The main part of the CobWeb is the mounting-plate that holds the crossover poles and boom arm. After looking at the various examples online, I opted to re-engineer an existing design — Some of which used either plastic PVC conduit clamps or small U-bolts — I opted to use the rugged Stauff element clamps which are able to support the spreaders securely without damaging or stressing them. The mounting arrangement consists of 2 plates — The 1st holding the main crossover poles 1 on top, 1 underneath and the boom, the 2nd supporting the boom and fixing to a mast. This design permits the CobWeb to be mounted at any height up a typical 1.
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The hardware kit comprised two aluminium plates, V bolts for mounting on a pole, Stauff clamps to hold the aluminium tube, three lengths of aluminium tube and all the necessary nuts and bolts. The builder will need to add either plastic or fibreglass tubes, wire for the dipoles, and the connection box and balun.
If you are interested, please contact me via email. By the way, fibreglass can be used throughout if you prefer, without aluminium.
The Stauff clamps are great for this because they have a large surface area for clamping — much better than U bolts which can crush the tube. Hardware kit for the CobWebb Construction With a bit of spare time early in I decided it was time to put one together myself.
The metalwork was easy, but I found that winding the transformer and balun was surprisingly fiddly and required an unusual combination of strength and agility in the fingers. I took the precaution of testing each half of the transformer individually for shorts and continuity and that worked out fine. In retrospect it would have been easier if I had used a larger box to contain the transformer, but once it was drilled, I was committed.
Initially I assembled the CobWebb with only the 20m element, and placed it on a pole about 15ft high. To my relief, the analyser showed a match of right in the middle of the band at Temporarily, until better weather, my own Cobwebb remained a single-bander. It was also a droopy single bander. To keep costs down, while being a little uncertain that it would work, I used cheap lightweight plastic tubing to support the elements. At last, in June , I have found time to complete my CobWebb.
The plastic arms have been replaced with fibreglass tubes, and wires for all bands are installed. The photos below are probably self explanatory. Resonance was achieved first time in or very close to each amateur band.
Just a quick tweak of an inch or so was needed to complete the job. The network analyser plot nicely shows how resonance within each amateur band can be achieved. Note that in common with most aerials of this type, coverage of 10m is limited to part of the band because the span from You can easily chose the section that you want by trimming the dipole length.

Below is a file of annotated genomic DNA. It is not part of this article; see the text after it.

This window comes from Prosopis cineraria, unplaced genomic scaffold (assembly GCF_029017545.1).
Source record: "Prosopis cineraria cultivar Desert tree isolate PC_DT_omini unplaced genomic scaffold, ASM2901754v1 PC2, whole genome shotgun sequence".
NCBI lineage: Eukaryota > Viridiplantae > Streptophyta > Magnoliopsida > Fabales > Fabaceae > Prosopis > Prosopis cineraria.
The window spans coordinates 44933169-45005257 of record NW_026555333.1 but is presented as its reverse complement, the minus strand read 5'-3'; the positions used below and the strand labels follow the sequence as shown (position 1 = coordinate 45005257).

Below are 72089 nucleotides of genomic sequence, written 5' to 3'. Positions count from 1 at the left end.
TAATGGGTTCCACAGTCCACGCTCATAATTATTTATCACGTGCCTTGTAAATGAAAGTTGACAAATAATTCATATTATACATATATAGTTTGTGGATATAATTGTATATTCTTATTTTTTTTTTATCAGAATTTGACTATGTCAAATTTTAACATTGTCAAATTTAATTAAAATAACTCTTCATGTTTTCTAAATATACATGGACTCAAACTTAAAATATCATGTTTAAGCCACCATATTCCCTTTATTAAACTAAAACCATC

High Quality 5 bander CobWeb Antenna
Use the Contact page to talk about your project. Here are my notes which should hopefully help anybody else heading down the same path. It can be constructed from inexpensive materials and is mostly well-documented on the Internet how to make one. Being quite an efficient antenna, it has limited bandwidth. This is particularly noticeable on 20m and 10m where we are lucky to have quite a lot of spectrum available to us so you need to make some tough choices when trimming your antenna. Sourcing some of the parts to make it at a reasonable price in your country might be tricky which could lead to quite some extra effort to fabricate alternative parts.
The cobweb antenna meets the requirement nicely - it comprises 5 parallel dipoles bent into a square shape and mounted on a support structure made of fibreglass poles. The turn radius is a very compact 6. Computer modelling of this arrangement shows that one result of bending the dipoles is that the antenna is close to being omnidirectional in azimuth, with a Free Space eccentricity of about 4dB; a less attractive result is that the feedpoint impedance drops to around 12 ohms at resonance. The commercial CobWebb antenna marketed by Steve Webb G3TPW - and most of the home-made derivitives - overcome this problem by using folded-dipoles constructed from Figure-8 twin lead as the elements. This raises the feedpoint impedance by a factor of 4 and provides a good match to 50 ohm feedline; the feedline is usually coiled to form an air-cored common-mode choke close to the feedpoint. However, the folded dipole approach to matching has some disadvantages: The use of twin lead adds to the weight of the antenna A shorting link has to be placed at a position along the folded dipole, determined by the differential-mode velocity-factor of the cable. Variations in cable insulation can mean that the dimensions which work for one constructor may not work for another.